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When Klint Ludwig learned his grandfather, Andrew Lester, a White homeowner in Kansas City, had shot a Black teenager who rang his doorbell, Ludwig was repulsed — but not entirely surprised.

“The warning signs were there. I wasn’t shocked when I heard the news,” Ludwig told CNN on Thursday. “I believe he held – holds – racist tendencies and beliefs.”

But Ludwig’s older brother, Daniel, reportedly disputed the notion that race played a role when their grandfather, 84-year-old Andrew Lester, shot 16-year-old Ralph Yarl in front of his door on April 13. 

Daniel Ludwig doesn’t think his grandfather would have opened fire had Ralph not “gone for the door,” the older sibling told The Kansas City Star

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Andrew Lester, who was initially detained and released hours after the shooting, has now been charged with two felonies

On Wednesday, Lester pleaded not guilty to the charges of assault in the first degree and armed criminal action. He is out on $200,000 bond and is due back in court June 1.

Ralph, 16, went to the wrong address to pick up his younger siblings – 1100 NE 115th Street instead of 1100 NE 115th Terrace. After ringing Lester’s doorbell, Ralph was shot in the head and arm.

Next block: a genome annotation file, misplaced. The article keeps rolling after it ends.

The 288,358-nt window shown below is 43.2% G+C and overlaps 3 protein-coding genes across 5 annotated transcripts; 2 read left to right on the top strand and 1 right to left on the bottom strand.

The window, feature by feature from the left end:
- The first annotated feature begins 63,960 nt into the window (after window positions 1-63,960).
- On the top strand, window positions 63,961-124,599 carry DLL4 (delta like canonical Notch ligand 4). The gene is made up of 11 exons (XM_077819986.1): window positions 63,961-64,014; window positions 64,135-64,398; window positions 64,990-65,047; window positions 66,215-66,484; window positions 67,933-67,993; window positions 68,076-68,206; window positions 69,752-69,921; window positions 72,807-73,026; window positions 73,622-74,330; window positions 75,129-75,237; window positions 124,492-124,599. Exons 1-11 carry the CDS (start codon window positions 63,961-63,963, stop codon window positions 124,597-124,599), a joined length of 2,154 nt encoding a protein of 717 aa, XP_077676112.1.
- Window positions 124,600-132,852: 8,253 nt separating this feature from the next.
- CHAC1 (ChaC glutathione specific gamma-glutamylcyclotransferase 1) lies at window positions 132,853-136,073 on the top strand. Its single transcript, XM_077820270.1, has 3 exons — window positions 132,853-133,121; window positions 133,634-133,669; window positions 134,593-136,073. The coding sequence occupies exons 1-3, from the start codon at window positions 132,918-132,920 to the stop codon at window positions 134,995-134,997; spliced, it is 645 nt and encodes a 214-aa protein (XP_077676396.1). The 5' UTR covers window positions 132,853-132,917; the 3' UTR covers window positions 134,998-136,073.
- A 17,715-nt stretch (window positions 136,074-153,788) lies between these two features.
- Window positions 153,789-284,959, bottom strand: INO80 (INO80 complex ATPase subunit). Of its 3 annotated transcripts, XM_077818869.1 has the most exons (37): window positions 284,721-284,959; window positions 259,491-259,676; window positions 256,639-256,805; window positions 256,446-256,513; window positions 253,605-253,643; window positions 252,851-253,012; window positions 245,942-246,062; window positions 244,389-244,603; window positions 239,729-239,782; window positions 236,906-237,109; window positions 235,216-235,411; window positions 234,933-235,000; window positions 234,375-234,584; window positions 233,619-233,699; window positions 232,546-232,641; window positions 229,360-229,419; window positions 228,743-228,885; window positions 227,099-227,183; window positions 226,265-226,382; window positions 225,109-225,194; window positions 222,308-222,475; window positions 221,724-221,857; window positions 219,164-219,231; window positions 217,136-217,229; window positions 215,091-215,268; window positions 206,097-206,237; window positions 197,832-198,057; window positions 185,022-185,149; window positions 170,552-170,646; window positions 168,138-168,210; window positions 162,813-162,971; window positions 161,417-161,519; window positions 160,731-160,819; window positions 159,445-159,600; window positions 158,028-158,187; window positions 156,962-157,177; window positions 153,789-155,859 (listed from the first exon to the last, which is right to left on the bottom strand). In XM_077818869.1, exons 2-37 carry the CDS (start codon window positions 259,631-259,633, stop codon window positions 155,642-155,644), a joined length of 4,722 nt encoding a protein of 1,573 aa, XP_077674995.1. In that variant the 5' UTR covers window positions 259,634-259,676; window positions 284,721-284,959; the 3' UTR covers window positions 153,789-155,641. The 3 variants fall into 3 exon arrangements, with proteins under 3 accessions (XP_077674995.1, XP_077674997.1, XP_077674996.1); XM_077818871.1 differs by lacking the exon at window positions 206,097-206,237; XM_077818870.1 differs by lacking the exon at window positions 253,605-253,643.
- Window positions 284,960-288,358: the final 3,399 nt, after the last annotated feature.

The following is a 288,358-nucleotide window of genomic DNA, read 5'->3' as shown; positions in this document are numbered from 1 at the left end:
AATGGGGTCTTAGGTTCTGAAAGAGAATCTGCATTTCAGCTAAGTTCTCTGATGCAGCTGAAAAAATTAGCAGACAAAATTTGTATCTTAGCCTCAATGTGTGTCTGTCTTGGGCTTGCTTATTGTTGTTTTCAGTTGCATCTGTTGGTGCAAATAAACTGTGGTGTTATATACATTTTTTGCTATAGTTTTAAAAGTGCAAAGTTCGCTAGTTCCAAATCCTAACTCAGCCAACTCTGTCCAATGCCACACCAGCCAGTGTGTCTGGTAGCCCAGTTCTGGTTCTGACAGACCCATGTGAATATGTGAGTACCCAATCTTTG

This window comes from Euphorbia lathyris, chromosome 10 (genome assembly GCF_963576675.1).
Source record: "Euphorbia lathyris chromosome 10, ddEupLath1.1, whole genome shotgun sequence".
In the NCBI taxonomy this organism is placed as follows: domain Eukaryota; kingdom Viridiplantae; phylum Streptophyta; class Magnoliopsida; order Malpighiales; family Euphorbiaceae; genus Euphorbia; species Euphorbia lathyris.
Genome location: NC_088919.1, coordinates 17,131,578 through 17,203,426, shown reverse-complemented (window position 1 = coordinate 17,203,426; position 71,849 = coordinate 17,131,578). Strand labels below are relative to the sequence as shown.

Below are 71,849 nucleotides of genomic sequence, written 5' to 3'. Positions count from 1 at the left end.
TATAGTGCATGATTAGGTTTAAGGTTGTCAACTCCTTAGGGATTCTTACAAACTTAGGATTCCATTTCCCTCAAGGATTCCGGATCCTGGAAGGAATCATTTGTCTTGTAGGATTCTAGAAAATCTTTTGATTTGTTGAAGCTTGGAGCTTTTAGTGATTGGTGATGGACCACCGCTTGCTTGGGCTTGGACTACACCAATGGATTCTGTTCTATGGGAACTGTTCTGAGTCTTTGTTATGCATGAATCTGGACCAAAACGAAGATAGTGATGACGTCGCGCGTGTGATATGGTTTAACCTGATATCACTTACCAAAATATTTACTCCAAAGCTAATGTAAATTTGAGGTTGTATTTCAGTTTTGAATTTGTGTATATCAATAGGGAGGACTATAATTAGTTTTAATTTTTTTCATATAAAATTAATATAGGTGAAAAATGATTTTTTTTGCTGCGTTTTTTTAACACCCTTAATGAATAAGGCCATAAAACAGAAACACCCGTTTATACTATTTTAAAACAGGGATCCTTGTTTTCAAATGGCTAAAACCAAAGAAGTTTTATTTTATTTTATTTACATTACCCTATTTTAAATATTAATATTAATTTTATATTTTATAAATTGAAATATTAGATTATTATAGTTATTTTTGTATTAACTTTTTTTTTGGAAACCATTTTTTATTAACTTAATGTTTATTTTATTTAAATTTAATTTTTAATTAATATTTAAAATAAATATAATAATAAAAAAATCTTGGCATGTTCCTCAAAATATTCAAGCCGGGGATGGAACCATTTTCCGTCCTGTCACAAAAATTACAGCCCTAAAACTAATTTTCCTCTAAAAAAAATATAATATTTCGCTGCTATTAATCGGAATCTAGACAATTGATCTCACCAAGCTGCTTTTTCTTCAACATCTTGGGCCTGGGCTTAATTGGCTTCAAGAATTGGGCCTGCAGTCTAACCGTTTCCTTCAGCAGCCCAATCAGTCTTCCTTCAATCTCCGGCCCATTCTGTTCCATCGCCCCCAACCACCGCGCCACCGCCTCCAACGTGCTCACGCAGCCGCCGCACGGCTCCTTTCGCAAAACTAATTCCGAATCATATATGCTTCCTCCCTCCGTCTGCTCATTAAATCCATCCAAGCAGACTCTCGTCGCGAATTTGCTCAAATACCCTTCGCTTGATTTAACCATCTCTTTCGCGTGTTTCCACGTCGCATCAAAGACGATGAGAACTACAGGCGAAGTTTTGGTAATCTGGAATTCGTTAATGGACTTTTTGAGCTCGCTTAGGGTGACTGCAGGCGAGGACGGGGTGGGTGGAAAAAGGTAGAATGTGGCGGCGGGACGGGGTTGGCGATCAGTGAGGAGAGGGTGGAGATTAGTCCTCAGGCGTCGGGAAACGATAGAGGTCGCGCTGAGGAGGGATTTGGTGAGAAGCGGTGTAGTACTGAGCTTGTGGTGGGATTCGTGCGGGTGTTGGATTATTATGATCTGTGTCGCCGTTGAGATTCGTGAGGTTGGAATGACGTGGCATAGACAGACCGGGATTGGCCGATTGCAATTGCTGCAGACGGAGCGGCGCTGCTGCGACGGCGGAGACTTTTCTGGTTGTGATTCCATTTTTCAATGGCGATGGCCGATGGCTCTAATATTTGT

Lester has told police he did not exchange words with the teen before he fired at him through a locked glass door, according to a probable cause document obtained by CNN. 

The homeowner said he thought Ralph was trying to break into the home and he was “scared to death” due to the boy’s size, according to the document. 

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Research agrees physical misperceptions of Black men have racist roots and deadly consequences

According to the American Psychological Association, people have a tendency to perceive Black men as larger and more threatening than similarly sized White men, according to research published by the American Psychological Association.

“Unarmed Black men are disproportionately more likely to be shot and killed by police, and often these killings are accompanied by explanations that cite the physical size of the person shot,” said lead author John Paul Wilson, PhD, of Montclair State University. “Our research suggests that these descriptions may reflect stereotypes of Black males that do not seem to comport with reality.”

According to Scientific Journal PNAS, young Black men are stereotyped as threatening. These threat stereotypes are even greater for tall Black men, who face greater discrimination and elicit stronger judgments of threat.

Ralph’s aunt told CNN her nephew is less than 6 feet tall and probably under 170 pounds.

Ralph, miraculously, has been released from a hospital, but the high school bass clarinetist faces a long road to recovery, his family said.

Yarl hopes to attend Texas A&M to major in chemical engineering.

Hailing from Charlotte North Carolina, born litterateur Ezekiel J. Walker earned a B.A. in Psychology at Winston Salem State University. Walker later published his first creative nonfiction book and has...

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